Moore brings her show to Milwaukee this week, as "Tinder Live" will be at Turner Hall Ballroom at 8 p.m. We caught up with Moore in advance to talk about the concept, her best matches, the show experience, why it isn't as exploitative as you might think and how we all kind of suck at dating anyway. During our phone interview, Moore said she'd just woken up and was going to be getting dressed while we talked, because we were recording a video (above) afterward. She assured that she wasn't the type of person who needed an hour to get ready, though.

OnMilwaukee: So, what I'm gathering is that you seem to be really high maintenance.

Lane Moore: Yeah, exactly. That's what everybody says about me: "She's so high maintenance and just the worst."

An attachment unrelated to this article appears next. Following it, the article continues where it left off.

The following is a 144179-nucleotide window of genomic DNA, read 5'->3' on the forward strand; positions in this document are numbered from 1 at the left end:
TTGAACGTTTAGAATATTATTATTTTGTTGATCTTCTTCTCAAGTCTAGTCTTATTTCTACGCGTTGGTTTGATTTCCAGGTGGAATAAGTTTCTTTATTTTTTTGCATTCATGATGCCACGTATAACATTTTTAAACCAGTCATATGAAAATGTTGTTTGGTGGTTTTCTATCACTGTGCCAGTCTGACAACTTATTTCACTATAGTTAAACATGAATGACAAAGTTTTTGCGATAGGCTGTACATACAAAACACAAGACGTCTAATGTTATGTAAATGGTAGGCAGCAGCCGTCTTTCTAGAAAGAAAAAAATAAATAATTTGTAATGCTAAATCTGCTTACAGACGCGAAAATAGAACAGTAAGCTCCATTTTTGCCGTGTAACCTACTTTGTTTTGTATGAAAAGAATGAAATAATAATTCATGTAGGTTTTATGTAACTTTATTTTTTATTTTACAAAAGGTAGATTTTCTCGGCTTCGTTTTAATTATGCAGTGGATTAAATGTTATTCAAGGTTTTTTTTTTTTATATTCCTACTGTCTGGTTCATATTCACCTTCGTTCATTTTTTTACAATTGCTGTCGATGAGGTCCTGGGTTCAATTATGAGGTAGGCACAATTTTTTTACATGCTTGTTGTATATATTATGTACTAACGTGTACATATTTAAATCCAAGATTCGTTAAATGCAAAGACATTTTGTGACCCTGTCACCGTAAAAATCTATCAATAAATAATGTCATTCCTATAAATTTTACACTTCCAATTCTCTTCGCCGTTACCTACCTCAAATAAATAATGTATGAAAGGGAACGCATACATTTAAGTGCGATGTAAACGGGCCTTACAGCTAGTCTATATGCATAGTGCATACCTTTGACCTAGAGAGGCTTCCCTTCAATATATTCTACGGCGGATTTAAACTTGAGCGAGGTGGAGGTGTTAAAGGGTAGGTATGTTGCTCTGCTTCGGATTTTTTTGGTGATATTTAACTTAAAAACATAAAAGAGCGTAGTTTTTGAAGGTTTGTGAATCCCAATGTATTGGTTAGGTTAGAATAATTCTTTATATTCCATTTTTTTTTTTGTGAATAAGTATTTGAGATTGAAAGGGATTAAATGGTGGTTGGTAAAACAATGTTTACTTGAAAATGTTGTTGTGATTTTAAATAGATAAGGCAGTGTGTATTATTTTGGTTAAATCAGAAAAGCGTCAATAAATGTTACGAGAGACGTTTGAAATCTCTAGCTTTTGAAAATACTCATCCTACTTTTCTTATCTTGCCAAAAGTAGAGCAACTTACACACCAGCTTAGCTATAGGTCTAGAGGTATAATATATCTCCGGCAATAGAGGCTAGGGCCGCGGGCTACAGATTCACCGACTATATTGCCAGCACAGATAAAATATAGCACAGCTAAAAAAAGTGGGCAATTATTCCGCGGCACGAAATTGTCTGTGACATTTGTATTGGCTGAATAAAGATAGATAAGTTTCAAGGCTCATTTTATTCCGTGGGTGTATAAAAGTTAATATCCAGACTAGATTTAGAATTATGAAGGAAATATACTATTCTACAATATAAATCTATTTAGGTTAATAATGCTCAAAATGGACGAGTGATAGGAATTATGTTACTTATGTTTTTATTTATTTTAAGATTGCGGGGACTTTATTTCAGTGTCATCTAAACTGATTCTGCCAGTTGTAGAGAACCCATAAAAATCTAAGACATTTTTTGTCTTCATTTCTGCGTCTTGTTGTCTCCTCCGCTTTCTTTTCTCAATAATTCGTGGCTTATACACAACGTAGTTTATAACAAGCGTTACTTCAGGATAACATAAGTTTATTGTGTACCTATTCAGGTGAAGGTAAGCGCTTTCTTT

I'm not used to dealing with New York divas and big stars, so if you could try to put on a little more of a low-key Midwestern persona, that'd be great.

It's funny because I'm from the South, so I get people all the time like, "Oh, you're clearly not from here," and I'm like, that's just your way of saying I'm nice. When people smile at me, I smile back. And I'm just being nice, but then you get some creepy dude following you for a couple blocks (laughs).

This is such a unique show. What's the Tinder Live origin story?

I got the idea, literally the first time I went on Tinder, almost four years ago. I was coming out of my room and my two roommates were in the kitchen and were both on Tinder at the same time. I was like, holy crap, clearly everyone is on Tinder, I've got to check it out. So I set up an account and immediately was like this is the most incredible thing I've ever seen.